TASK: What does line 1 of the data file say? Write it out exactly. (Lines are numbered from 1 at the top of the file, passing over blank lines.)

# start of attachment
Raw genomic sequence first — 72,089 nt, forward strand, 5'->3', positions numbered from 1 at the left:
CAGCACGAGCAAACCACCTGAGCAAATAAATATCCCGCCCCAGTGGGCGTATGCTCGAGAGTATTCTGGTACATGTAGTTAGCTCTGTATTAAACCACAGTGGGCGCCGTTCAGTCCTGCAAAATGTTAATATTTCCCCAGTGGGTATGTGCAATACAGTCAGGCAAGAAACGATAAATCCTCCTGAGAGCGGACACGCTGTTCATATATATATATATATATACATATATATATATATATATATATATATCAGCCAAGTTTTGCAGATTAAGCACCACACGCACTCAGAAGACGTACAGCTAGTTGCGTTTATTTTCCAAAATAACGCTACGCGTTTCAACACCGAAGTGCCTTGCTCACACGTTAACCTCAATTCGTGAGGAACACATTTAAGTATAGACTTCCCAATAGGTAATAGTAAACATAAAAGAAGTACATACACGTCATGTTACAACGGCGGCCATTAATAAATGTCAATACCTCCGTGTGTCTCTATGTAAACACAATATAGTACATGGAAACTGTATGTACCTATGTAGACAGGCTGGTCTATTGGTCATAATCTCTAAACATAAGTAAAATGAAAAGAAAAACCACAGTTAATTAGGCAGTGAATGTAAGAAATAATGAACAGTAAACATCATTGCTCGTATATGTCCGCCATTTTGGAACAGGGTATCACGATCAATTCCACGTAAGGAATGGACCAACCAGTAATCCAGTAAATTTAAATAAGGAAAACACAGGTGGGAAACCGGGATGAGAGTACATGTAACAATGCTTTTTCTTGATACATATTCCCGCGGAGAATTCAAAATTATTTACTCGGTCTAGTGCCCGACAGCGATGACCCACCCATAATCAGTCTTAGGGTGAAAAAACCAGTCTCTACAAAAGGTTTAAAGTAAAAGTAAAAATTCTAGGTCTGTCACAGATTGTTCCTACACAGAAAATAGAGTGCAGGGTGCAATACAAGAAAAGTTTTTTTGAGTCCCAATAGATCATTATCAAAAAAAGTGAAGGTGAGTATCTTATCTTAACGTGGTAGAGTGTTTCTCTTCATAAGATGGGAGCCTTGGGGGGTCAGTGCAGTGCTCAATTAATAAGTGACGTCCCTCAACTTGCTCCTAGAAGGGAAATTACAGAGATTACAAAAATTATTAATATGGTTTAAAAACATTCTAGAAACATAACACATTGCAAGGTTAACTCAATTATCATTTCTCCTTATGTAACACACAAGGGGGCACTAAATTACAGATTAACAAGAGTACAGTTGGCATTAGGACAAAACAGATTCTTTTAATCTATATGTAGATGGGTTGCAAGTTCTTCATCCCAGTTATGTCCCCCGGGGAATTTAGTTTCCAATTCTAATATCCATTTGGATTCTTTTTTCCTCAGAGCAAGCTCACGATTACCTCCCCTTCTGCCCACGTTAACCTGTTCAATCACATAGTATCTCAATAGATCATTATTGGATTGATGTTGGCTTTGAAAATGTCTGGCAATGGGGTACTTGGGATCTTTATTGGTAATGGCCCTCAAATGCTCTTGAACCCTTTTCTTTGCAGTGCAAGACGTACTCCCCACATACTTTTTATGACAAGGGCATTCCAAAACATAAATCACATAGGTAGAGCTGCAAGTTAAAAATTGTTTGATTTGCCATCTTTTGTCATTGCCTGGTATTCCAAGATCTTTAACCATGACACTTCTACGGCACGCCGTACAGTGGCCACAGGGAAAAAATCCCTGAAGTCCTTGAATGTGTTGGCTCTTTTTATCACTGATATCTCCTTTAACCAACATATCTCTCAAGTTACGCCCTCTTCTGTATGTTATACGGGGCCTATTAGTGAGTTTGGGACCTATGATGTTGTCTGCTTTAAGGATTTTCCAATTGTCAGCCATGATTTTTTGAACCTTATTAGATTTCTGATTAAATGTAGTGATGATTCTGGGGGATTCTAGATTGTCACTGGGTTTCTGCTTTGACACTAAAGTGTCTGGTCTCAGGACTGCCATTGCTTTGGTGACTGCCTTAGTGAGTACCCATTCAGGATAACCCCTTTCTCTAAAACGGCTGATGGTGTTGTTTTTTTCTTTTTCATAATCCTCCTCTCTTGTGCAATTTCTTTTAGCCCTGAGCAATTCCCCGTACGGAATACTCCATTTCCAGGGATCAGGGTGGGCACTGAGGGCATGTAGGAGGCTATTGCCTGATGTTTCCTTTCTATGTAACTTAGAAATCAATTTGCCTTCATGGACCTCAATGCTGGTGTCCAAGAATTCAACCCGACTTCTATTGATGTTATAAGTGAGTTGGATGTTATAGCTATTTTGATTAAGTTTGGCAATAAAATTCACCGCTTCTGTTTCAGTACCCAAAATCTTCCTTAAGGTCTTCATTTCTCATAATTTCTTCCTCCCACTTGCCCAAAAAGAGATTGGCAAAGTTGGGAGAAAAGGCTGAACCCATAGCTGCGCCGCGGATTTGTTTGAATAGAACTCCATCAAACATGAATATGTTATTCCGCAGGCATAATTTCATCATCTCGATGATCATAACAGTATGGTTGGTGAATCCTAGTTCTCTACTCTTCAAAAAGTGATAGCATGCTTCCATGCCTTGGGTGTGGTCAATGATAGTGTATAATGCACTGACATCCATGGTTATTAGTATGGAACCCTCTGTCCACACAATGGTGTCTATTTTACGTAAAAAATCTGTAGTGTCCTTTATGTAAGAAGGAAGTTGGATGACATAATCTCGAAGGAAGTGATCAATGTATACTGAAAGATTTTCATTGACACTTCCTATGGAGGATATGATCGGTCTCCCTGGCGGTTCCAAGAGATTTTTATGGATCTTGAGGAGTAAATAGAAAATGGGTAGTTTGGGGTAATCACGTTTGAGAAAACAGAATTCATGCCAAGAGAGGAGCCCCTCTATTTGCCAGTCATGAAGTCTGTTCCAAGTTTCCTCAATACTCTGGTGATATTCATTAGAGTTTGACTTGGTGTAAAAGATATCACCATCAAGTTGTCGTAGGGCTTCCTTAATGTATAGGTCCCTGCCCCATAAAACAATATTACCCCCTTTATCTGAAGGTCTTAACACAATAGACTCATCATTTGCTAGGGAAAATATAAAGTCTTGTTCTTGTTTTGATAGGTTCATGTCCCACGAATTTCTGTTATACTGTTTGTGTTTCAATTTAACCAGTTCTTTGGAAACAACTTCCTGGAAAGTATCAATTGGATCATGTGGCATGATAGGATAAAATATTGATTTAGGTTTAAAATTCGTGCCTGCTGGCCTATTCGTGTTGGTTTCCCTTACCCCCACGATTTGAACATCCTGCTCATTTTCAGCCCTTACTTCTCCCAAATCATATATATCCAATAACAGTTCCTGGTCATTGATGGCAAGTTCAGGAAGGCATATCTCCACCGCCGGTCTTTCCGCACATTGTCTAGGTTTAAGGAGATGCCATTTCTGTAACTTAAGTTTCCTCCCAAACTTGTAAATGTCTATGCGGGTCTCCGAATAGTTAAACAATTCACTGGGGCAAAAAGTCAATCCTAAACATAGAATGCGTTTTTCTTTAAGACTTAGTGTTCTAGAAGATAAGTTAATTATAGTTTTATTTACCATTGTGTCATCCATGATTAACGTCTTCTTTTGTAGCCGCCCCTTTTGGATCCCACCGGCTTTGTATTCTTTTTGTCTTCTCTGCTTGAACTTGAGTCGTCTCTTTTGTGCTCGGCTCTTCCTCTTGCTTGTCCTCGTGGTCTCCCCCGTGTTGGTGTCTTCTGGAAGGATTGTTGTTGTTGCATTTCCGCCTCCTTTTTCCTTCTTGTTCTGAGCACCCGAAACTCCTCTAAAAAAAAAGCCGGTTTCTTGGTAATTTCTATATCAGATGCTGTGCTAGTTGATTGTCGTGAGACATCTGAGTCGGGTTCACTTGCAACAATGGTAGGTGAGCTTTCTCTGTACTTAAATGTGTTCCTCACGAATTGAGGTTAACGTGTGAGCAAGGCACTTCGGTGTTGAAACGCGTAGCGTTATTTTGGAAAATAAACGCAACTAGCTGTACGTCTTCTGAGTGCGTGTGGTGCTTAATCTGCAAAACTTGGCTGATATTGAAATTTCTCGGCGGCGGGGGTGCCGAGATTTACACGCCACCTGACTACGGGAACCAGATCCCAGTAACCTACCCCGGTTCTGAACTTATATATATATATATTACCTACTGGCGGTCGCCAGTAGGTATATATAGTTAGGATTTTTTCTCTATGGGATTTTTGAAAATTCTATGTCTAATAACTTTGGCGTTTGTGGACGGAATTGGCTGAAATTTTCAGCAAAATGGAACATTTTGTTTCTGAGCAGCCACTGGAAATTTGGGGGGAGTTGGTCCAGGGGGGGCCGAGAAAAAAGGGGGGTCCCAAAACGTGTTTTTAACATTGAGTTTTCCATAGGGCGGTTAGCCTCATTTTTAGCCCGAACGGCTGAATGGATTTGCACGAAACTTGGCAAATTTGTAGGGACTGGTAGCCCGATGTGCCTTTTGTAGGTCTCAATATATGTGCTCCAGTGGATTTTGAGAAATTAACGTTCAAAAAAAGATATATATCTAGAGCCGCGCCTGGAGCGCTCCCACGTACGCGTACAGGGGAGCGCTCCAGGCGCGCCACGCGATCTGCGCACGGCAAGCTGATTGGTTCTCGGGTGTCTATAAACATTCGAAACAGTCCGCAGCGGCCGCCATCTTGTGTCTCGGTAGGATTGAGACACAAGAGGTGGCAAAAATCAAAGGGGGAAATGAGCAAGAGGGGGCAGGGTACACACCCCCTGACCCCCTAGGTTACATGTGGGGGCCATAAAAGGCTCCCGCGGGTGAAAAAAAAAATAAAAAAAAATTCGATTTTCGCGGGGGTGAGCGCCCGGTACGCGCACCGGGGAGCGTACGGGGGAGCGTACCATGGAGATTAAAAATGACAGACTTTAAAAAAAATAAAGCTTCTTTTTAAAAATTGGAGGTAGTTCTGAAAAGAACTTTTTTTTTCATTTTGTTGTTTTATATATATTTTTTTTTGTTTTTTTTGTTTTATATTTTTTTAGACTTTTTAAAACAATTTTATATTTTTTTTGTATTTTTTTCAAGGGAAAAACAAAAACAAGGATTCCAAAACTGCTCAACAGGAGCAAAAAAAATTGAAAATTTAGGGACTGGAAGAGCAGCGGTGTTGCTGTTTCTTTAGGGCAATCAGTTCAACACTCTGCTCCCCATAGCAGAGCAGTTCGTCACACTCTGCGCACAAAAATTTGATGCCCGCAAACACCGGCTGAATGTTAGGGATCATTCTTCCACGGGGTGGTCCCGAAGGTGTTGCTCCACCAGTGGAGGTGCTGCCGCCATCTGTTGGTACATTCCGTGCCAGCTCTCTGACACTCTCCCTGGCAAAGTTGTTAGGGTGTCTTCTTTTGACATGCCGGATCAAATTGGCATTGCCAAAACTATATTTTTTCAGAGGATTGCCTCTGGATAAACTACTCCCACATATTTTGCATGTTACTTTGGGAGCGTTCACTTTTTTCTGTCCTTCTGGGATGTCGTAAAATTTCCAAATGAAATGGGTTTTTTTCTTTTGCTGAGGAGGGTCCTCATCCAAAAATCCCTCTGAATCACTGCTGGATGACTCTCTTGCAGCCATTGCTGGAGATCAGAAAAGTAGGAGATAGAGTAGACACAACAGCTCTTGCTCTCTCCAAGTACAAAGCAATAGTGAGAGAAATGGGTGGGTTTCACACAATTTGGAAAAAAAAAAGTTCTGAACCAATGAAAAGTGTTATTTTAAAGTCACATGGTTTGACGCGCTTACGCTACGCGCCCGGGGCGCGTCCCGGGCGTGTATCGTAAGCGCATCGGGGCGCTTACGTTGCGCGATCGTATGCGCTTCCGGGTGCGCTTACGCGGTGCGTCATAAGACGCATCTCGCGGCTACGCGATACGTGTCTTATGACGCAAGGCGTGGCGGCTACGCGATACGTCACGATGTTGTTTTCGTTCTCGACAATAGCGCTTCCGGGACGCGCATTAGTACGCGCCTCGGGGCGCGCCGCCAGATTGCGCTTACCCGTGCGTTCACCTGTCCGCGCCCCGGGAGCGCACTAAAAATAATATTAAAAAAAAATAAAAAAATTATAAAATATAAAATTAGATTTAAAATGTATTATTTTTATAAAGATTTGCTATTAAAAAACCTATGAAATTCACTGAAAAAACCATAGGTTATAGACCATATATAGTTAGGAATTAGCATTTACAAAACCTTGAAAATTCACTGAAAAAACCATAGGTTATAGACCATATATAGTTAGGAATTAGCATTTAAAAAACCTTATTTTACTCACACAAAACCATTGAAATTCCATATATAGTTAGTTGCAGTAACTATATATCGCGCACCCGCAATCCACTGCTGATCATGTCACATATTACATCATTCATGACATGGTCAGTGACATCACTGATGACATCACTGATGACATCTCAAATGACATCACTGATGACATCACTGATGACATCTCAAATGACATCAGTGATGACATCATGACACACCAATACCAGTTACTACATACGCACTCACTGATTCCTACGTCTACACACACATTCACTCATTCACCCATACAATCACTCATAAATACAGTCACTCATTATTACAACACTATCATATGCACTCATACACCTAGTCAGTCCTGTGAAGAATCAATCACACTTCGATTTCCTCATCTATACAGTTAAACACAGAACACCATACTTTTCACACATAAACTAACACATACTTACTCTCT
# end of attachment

Raw genomic sequence first — 72,089 nt, forward strand, 5'->3', positions numbered from 1 at the left: